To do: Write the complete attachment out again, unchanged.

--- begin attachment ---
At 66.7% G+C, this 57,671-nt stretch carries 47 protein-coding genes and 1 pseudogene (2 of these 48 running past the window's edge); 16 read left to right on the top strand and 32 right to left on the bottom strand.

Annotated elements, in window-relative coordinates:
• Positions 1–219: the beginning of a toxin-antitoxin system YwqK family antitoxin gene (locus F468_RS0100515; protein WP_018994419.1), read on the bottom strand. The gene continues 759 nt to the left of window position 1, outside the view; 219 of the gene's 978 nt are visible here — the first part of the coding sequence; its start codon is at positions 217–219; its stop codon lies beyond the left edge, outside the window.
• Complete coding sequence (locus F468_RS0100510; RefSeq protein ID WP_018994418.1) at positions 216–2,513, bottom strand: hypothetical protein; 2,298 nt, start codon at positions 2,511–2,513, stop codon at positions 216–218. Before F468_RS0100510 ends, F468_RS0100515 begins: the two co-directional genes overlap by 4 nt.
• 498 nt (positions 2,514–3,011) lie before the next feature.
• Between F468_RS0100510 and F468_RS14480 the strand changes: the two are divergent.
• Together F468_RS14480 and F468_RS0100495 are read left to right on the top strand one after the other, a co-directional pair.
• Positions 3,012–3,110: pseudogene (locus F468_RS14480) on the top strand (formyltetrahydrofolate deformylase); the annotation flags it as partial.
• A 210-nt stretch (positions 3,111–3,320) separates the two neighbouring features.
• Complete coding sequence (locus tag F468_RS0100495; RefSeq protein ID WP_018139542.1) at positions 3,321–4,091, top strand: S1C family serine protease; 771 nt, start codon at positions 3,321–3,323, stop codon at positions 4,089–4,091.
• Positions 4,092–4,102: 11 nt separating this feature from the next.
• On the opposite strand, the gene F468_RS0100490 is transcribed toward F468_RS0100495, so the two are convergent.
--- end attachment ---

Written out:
At 66.7% G+C, this 57,671-nt stretch carries 47 protein-coding genes and 1 pseudogene (2 of these 48 running past the window's edge); 16 read left to right on the top strand and 32 right to left on the bottom strand.

Annotated elements, in window-relative coordinates:
• Positions 1–219: the beginning of a toxin-antitoxin system YwqK family antitoxin gene (locus F468_RS0100515; protein WP_018994419.1), read on the bottom strand. The gene continues 759 nt to the left of window position 1, outside the view; 219 of the gene's 978 nt are visible here — the first part of the coding sequence; its start codon is at positions 217–219; its stop codon lies beyond the left edge, outside the window.
• Complete coding sequence (locus F468_RS0100510; RefSeq protein ID WP_018994418.1) at positions 216–2,513, bottom strand: hypothetical protein; 2,298 nt, start codon at positions 2,511–2,513, stop codon at positions 216–218. Before F468_RS0100510 ends, F468_RS0100515 begins: the two co-directional genes overlap by 4 nt.
• 498 nt (positions 2,514–3,011) lie before the next feature.
• Between F468_RS0100510 and F468_RS14480 the strand changes: the two are divergent.
• Together F468_RS14480 and F468_RS0100495 are read left to right on the top strand one after the other, a co-directional pair.
• Positions 3,012–3,110: pseudogene (locus F468_RS14480) on the top strand (formyltetrahydrofolate deformylase); the annotation flags it as partial.
• A 210-nt stretch (positions 3,111–3,320) separates the two neighbouring features.
• Complete coding sequence (locus tag F468_RS0100495; RefSeq protein ID WP_018139542.1) at positions 3,321–4,091, top strand: S1C family serine protease; 771 nt, start codon at positions 3,321–3,323, stop codon at positions 4,089–4,091.
• Positions 4,092–4,102: 11 nt separating this feature from the next.
• On the opposite strand, the gene F468_RS0100490 is transcribed toward F468_RS0100495, so the two are convergent.